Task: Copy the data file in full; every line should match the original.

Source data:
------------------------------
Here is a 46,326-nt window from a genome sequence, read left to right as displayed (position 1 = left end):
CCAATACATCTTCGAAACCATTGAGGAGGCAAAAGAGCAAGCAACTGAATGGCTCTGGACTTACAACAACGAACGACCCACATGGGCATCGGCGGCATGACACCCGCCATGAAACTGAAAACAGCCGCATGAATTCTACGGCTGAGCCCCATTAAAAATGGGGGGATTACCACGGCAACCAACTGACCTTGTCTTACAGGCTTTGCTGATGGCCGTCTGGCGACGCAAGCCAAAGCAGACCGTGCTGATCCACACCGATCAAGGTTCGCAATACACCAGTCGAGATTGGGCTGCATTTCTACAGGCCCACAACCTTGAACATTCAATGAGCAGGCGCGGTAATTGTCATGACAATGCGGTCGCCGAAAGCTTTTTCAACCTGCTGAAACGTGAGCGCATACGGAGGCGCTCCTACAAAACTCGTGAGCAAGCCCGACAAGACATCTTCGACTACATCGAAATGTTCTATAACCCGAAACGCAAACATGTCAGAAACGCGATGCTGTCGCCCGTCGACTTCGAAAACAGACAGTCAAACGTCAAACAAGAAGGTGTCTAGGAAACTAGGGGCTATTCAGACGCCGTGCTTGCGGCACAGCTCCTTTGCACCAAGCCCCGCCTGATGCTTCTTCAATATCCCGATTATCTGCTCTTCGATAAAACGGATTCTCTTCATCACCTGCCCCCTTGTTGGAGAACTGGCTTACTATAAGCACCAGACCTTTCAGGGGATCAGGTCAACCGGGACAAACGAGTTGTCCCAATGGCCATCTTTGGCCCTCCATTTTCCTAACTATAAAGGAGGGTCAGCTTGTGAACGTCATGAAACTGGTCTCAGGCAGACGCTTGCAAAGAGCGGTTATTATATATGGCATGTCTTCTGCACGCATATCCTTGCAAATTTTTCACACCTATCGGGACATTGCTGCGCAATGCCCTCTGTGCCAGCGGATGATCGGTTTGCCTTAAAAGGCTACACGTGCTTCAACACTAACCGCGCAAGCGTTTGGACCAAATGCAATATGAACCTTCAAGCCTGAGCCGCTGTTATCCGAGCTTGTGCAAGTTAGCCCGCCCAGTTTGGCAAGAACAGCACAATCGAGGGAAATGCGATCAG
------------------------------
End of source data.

Here is a 46,326-nt window from a genome sequence, read left to right as displayed (position 1 = left end):
CCAATACATCTTCGAAACCATTGAGGAGGCAAAAGAGCAAGCAACTGAATGGCTCTGGACTTACAACAACGAACGACCCACATGGGCATCGGCGGCATGACACCCGCCATGAAACTGAAAACAGCCGCATGAATTCTACGGCTGAGCCCCATTAAAAATGGGGGGATTACCACGGCAACCAACTGACCTTGTCTTACAGGCTTTGCTGATGGCCGTCTGGCGACGCAAGCCAAAGCAGACCGTGCTGATCCACACCGATCAAGGTTCGCAATACACCAGTCGAGATTGGGCTGCATTTCTACAGGCCCACAACCTTGAACATTCAATGAGCAGGCGCGGTAATTGTCATGACAATGCGGTCGCCGAAAGCTTTTTCAACCTGCTGAAACGTGAGCGCATACGGAGGCGCTCCTACAAAACTCGTGAGCAAGCCCGACAAGACATCTTCGACTACATCGAAATGTTCTATAACCCGAAACGCAAACATGTCAGAAACGCGATGCTGTCGCCCGTCGACTTCGAAAACAGACAGTCAAACGTCAAACAAGAAGGTGTCTAGGAAACTAGGGGCTATTCAGACGCCGTGCTTGCGGCACAGCTCCTTTGCACCAAGCCCCGCCTGATGCTTCTTCAATATCCCGATTATCTGCTCTTCGATAAAACGGATTCTCTTCATCACCTGCCCCCTTGTTGGAGAACTGGCTTACTATAAGCACCAGACCTTTCAGGGGATCAGGTCAACCGGGACAAACGAGTTGTCCCAATGGCCATCTTTGGCCCTCCATTTTCCTAACTATAAAGGAGGGTCAGCTTGTGAACGTCATGAAACTGGTCTCAGGCAGACGCTTGCAAAGAGCGGTTATTATATATGGCATGTCTTCTGCACGCATATCCTTGCAAATTTTTCACACCTATCGGGACATTGCTGCGCAATGCCCTCTGTGCCAGCGGATGATCGGTTTGCCTTAAAAGGCTACACGTGCTTCAACACTAACCGCGCAAGCGTTTGGACCAAATGCAATATGAACCTTCAAGCCTGAGCCGCTGTTATCCGAGCTTGTGCAAGTTAGCCCGCCCAGTTTGGCAAGAACAGCACAATCGAGGGAAATGCGATCAG